Tuesday, October 10, 2006

The Art of Requerying

In case it wasn't obvious, I am not an ogre. I do not lose people's queries deliberately. My goal in life is not to make yours miserable.

But what happens, you ask, when you don't get a reply to a query? The broad rule of thumb is that you wait eight weeks (longer if you sent the query through international postage), and then you politely requery the agent. How does one requery, you ask?

Example #1:

Dear Agent,

You are a moron. You have lost my query because your office filing system is so bad. It does not matter that you receive a large quantity of mail weekly. MY query is so important that you should never, ever, ever have lost it. I hate you!

Now will you represent me?

Prospective Author

The above example is how NOT to requery an agent. Here is what you should do.

Example #2:

Dear Agent,

On August 15, 2006, I queried you about my novel, THE JOY OF BEING AN AUTHOR. I have not yet received a reply to my query, and so I am checking to make sure that it has not gone astray in the mail. I have included a copy of my original query with this letter, as well as a SASE. Thank you very much for your consideration.

Prospective Author

Are we all on the same page now?


Kimber An said...

I wouldn't fault you for losing a query, Jenny! To err is human. What really annoys me as a writer is agents who don't bother to respond at all if they're not interested and agents who behave as if they don't have to be considerate of writers who aren't making them money. So far, I've only been a witness to this second group of annoying agents. All the agents I've queried to who have responded, positive or negative, have been polite.

Joe said...

Agents are just people -- some nice, some not-so-nice, and some dreadful. Thus far, I've encounted all three types, the last including someone who insisted that I needed to hire her father-in-law as an editor!

McKoala said...

OMG, I think did something right. How rare is that.

I haven't heard from an agent who requested a full manuscript from me months ago. Today I wrote a letter scarily similar to the one you suggest (I added a point or two describing the novel - genre, length, a single plot sentence) and sent it off with the manuscript once again. I hope that the rules you outline apply to fulls as well as partials!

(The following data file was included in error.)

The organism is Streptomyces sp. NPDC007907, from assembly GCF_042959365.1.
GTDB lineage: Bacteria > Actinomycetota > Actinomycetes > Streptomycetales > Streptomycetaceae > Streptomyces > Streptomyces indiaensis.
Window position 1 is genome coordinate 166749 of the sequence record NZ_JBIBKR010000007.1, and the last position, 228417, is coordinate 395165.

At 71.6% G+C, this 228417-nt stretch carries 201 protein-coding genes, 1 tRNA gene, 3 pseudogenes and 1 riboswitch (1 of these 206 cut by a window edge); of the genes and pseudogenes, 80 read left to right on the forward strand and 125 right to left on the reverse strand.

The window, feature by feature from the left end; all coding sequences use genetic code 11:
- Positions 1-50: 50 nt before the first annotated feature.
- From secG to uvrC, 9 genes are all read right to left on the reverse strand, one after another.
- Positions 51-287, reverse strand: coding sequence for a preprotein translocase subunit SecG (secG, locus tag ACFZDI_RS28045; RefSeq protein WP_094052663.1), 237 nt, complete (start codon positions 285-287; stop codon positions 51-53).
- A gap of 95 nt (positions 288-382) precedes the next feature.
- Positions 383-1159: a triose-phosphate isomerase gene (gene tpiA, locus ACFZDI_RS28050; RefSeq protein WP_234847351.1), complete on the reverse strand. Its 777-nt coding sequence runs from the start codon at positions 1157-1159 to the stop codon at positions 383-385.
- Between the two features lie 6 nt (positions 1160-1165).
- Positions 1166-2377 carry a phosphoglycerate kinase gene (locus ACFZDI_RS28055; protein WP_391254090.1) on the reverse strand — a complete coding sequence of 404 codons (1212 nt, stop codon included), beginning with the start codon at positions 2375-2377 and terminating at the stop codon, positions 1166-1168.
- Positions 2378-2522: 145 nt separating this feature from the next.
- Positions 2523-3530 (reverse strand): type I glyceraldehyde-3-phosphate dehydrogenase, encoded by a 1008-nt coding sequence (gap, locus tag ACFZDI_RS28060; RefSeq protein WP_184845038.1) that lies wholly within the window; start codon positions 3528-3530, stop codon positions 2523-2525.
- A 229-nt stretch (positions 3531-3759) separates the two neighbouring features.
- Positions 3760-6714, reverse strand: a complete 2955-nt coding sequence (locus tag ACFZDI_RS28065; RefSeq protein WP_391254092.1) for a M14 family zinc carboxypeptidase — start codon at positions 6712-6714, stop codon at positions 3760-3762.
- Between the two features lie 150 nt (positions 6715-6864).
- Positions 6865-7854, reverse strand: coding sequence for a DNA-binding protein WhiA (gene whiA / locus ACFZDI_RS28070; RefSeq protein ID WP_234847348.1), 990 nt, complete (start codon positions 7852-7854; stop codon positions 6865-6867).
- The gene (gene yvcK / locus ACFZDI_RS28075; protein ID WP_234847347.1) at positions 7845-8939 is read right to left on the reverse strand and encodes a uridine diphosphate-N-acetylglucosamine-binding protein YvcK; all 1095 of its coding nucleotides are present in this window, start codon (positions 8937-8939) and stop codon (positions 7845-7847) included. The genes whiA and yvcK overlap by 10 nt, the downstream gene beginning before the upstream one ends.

Kimber An said...

Way to go, mckoala! My sympathies to Joe.

Maria said...

Are you the same Jenny that did the review on Intergalatic medicine?


I enjoyed that review.

kiwi said...

Joe is on the money here; "... agents are just people--some nice some not-so-nice ..."

And Like Joe, I've also met all three types. If you work in this business, then there are some harsh realities you have to just accept, and this is no more so than for the first time writer. Expect a small percentage of your submissions to go unanswered; expect a good level of rejection, expect to wait, and wait and wait ...

To survive in this business, you have to be thick-skinned (please forgive the clich├ęs)

The good news is, once you secure your first agent, and then your first book contract, it gets easier. And when you are making a good income doing what you love, all the hard work, struggles and difficulties that went before, pale into insignificance.

Above all else, be patient, persevere, and be kind and forgiving!

Joe said...

I think most agents, and, heck, most people in general, are probably overworked to the point of being numb. And when that happens, one of the first things to go out the window is niceties.

I've yet to sell my novels or even get an agent, but I've been a non-fiction freelance for twelve years and have encountered the same things on that side of the fence. You've just got to roll with it.


Jenny Rappaport said...

mckoala, you did exactly the right thing! =)

And maria, I am indeed the same Jenny who writes for Intergalactic Medicine Show. I publish under my full name, that's all... which is Jenny Rae Rappaport, for those who weren't paying attention. =)